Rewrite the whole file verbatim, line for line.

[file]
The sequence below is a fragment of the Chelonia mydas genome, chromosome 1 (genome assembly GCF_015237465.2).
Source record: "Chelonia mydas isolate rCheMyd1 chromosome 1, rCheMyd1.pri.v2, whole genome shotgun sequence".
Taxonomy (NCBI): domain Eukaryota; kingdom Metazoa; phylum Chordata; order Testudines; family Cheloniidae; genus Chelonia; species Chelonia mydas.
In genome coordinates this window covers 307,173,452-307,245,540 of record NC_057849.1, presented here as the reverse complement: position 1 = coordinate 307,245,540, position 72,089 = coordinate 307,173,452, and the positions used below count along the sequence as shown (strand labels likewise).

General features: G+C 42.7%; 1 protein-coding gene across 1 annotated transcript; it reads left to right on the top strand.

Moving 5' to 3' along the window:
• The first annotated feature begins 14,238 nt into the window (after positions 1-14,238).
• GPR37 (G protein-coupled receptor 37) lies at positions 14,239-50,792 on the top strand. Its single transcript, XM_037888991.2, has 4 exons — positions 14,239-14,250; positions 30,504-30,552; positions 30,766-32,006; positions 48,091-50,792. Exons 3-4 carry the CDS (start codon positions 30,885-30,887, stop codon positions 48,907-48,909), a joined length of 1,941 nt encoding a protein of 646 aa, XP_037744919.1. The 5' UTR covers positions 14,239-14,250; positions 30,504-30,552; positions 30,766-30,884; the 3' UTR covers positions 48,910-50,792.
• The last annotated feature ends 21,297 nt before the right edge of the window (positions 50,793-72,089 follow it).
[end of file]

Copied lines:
The sequence below is a fragment of the Chelonia mydas genome, chromosome 1 (genome assembly GCF_015237465.2).
Source record: "Chelonia mydas isolate rCheMyd1 chromosome 1, rCheMyd1.pri.v2, whole genome shotgun sequence".
Taxonomy (NCBI): domain Eukaryota; kingdom Metazoa; phylum Chordata; order Testudines; family Cheloniidae; genus Chelonia; species Chelonia mydas.
In genome coordinates this window covers 307,173,452-307,245,540 of record NC_057849.1, presented here as the reverse complement: position 1 = coordinate 307,245,540, position 72,089 = coordinate 307,173,452, and the positions used below count along the sequence as shown (strand labels likewise).

General features: G+C 42.7%; 1 protein-coding gene across 1 annotated transcript; it reads left to right on the top strand.

Moving 5' to 3' along the window:
• The first annotated feature begins 14,238 nt into the window (after positions 1-14,238).
• GPR37 (G protein-coupled receptor 37) lies at positions 14,239-50,792 on the top strand. Its single transcript, XM_037888991.2, has 4 exons — positions 14,239-14,250; positions 30,504-30,552; positions 30,766-32,006; positions 48,091-50,792. Exons 3-4 carry the CDS (start codon positions 30,885-30,887, stop codon positions 48,907-48,909), a joined length of 1,941 nt encoding a protein of 646 aa, XP_037744919.1. The 5' UTR covers positions 14,239-14,250; positions 30,504-30,552; positions 30,766-30,884; the 3' UTR covers positions 48,910-50,792.
• The last annotated feature ends 21,297 nt before the right edge of the window (positions 50,793-72,089 follow it).